Gurjeet Singh <> writes:
> On Sat, Jun 16, 2012 at 9:50 AM, Dean Rasheed <>wrote:
> I find it interesting that 'actual time' for top level 'Update on fk_table'
> is always higher in patched versions, and yet the 'Total runtime' is lower
> for the patched versions. I would've expected 'Total runtime' to be
> proportional to the increase in top-level row-source's 'actual time'.
> Even the time consumed by Seq scans is higher in patched version, so I
> think the patch's affect on performance needs to be evaluated.

AFAICS, the only way that the given patch could possibly make anything
slower is that if the old value of some tested attribute is NULL, the
comparison routines used to fall out immediately; now, they will do an
additional SPI_getbinval call to extract the new value before making
any decision.  So that would account for some small increase in the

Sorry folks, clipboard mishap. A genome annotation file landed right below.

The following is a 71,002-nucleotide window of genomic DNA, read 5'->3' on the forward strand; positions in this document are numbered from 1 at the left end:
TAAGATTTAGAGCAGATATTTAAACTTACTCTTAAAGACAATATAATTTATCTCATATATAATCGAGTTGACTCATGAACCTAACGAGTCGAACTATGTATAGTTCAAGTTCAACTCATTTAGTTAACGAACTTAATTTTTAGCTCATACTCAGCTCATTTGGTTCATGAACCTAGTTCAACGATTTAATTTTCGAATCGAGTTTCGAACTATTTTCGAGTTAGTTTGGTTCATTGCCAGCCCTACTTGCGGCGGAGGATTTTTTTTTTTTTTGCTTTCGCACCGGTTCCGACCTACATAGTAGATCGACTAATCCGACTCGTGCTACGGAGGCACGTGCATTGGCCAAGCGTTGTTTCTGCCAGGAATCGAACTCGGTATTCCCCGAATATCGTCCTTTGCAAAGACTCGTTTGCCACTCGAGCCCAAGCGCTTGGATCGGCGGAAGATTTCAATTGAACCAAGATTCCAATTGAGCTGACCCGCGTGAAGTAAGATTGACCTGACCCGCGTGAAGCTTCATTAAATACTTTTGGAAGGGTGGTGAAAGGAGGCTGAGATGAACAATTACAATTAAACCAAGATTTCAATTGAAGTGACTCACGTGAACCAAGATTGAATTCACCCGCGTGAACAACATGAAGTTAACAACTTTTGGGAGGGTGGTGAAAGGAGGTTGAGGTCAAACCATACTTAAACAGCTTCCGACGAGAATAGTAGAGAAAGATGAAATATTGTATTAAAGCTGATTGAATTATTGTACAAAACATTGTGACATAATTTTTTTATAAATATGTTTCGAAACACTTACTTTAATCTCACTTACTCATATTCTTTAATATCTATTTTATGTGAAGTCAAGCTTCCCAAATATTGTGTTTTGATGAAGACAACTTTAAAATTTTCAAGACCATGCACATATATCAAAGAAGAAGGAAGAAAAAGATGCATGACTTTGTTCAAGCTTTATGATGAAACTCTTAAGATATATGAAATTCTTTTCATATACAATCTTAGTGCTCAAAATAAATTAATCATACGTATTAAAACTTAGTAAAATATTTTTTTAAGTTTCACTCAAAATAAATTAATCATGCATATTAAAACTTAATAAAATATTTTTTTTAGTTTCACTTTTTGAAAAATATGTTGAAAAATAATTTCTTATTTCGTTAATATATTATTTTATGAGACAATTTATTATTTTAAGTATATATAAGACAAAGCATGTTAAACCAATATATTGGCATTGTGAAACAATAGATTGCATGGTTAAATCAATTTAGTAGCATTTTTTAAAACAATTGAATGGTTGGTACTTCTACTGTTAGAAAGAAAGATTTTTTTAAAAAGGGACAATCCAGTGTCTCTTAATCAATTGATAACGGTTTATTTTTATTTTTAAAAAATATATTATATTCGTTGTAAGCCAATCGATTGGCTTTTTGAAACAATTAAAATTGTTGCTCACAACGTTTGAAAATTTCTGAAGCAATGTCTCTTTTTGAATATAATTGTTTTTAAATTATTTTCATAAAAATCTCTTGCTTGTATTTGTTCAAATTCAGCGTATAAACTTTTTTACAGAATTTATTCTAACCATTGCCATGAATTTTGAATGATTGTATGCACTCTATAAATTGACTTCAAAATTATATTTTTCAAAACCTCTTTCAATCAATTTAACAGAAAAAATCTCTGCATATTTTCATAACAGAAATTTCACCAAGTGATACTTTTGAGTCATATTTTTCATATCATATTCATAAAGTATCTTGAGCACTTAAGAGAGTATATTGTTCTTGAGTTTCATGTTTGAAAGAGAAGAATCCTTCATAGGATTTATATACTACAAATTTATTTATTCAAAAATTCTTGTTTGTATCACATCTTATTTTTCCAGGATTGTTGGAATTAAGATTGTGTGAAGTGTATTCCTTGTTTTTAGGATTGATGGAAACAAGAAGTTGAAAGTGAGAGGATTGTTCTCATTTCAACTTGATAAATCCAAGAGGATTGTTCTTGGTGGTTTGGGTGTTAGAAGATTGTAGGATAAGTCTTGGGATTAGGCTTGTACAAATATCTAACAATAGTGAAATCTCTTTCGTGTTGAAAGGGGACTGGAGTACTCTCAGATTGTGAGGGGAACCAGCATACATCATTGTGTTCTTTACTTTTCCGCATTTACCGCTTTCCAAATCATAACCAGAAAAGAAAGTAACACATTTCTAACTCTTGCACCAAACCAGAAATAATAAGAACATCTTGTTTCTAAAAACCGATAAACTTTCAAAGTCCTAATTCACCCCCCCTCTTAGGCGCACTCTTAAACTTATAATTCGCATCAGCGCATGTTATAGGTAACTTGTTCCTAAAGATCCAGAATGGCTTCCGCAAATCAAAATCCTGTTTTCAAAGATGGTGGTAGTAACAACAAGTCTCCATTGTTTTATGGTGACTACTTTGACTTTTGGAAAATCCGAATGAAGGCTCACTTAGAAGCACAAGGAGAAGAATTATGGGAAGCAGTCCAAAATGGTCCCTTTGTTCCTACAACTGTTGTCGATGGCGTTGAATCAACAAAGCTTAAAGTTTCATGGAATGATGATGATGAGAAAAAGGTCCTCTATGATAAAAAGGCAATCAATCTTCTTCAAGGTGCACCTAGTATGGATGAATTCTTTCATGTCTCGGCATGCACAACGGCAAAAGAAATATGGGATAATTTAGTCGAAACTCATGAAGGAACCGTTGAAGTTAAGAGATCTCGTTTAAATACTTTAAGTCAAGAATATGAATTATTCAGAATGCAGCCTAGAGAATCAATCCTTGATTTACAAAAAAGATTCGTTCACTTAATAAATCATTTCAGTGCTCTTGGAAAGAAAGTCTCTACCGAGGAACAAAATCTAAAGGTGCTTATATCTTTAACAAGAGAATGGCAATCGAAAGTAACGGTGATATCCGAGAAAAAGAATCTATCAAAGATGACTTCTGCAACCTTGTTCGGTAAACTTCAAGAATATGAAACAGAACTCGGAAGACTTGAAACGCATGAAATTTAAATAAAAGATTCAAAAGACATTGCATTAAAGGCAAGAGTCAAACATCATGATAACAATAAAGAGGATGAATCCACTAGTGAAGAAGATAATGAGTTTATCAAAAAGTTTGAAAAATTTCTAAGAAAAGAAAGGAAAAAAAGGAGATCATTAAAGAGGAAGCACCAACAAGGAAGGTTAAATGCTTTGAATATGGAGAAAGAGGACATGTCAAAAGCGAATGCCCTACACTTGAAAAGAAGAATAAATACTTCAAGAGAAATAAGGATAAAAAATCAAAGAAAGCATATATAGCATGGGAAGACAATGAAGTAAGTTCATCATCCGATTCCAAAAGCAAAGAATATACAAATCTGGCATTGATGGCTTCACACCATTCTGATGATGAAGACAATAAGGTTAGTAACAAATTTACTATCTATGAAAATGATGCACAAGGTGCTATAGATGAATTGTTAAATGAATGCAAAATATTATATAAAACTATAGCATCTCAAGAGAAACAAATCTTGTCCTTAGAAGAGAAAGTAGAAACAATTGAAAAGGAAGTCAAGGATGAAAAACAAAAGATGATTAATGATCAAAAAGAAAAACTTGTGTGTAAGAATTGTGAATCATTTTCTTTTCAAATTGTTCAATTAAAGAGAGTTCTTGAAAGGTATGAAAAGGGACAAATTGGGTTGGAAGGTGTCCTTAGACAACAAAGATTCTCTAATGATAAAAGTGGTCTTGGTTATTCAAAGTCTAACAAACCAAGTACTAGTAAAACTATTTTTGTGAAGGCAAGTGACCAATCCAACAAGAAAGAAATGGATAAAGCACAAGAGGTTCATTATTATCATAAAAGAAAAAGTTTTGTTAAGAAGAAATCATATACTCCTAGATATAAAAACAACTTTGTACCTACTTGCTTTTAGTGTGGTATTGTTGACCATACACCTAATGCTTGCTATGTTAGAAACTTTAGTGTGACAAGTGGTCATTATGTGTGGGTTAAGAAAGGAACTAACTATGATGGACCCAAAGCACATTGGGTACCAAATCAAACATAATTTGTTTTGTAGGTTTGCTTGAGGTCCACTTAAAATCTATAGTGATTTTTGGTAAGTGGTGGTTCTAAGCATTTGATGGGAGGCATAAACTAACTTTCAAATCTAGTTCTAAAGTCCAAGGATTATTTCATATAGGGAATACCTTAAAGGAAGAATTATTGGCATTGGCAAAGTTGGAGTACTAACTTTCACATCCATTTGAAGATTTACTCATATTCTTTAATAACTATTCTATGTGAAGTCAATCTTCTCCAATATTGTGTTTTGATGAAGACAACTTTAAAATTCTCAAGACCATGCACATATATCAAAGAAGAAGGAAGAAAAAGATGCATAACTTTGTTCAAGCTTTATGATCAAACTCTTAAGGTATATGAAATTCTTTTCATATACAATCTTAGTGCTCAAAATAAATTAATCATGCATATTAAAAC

ModifyTable runtime in cases where there are a lot of null keys in FK
rows being updated, which accurately describes Dean's test case, if not
so much the real world.  I don't have a big problem with it, since the
point of the patch is to possibly save a great deal more work in exactly
these cases.

It strikes me though that we are still leaving some money on the table.
The SQL spec says clearly that no RI action need be taken when a null
PK key value is updated to non-null, and I think this is right because
there cannot possibly be any FK rows that are considered to match the
old value.  (Note that both the spec and our FK code treat the RI
equality operators as strict, even if the underlying functions aren't
really.)  So we ought to have asymmetric logic in there when making
checks on PK rows, such that null->non-null is not considered an
interesting change.  If done properly this would remove the above-
described slowdown in the PK case.

Conversely, if an FK value is changed from non-null to null, that is
either always OK (if MATCH SIMPLE, or if MATCH FULL and all the FK
columns went to null) or a certain failure (if MATCH FULL and we
have a mix of nulls and non-nulls).  There's no need to queue a
trigger event in the "always OK" cases, so I think we need some
asymmetric logic in the FK case as well.

                        regards, tom lane

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